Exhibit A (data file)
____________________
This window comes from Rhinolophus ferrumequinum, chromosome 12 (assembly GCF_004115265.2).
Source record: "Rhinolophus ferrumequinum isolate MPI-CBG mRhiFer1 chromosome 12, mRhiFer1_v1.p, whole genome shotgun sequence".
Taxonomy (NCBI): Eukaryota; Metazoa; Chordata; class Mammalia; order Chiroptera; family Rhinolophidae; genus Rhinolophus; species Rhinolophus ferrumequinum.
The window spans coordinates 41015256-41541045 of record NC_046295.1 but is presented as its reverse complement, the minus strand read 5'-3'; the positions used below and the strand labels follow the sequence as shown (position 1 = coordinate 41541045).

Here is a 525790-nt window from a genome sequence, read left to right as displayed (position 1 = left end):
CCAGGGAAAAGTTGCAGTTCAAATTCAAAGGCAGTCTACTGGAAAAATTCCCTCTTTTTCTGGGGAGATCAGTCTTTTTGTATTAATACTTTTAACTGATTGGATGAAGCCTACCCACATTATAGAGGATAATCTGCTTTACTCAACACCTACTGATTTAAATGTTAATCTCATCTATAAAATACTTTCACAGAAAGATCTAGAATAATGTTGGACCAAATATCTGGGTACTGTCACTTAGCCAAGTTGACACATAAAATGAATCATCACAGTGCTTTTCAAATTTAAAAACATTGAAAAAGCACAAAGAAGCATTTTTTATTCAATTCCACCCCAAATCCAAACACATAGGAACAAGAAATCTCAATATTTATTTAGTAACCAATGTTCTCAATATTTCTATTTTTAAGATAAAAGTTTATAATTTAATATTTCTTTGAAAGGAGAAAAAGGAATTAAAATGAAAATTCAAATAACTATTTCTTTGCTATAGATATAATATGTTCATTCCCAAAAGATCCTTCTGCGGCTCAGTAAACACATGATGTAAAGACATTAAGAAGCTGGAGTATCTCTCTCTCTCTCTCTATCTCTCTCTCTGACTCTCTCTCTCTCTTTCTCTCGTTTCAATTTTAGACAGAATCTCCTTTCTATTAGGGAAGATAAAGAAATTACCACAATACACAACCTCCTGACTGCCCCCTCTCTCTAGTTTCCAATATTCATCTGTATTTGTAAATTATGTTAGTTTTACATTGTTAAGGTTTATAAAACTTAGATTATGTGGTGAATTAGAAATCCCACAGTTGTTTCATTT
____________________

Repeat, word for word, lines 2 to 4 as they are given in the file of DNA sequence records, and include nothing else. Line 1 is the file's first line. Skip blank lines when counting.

Source record: "Rhinolophus ferrumequinum isolate MPI-CBG mRhiFer1 chromosome 12, mRhiFer1_v1.p, whole genome shotgun sequence".
Taxonomy (NCBI): Eukaryota; Metazoa; Chordata; class Mammalia; order Chiroptera; family Rhinolophidae; genus Rhinolophus; species Rhinolophus ferrumequinum.
The window spans coordinates 41015256-41541045 of record NC_046295.1 but is presented as its reverse complement, the minus strand read 5'-3'; the positions used below and the strand labels follow the sequence as shown (position 1 = coordinate 41541045).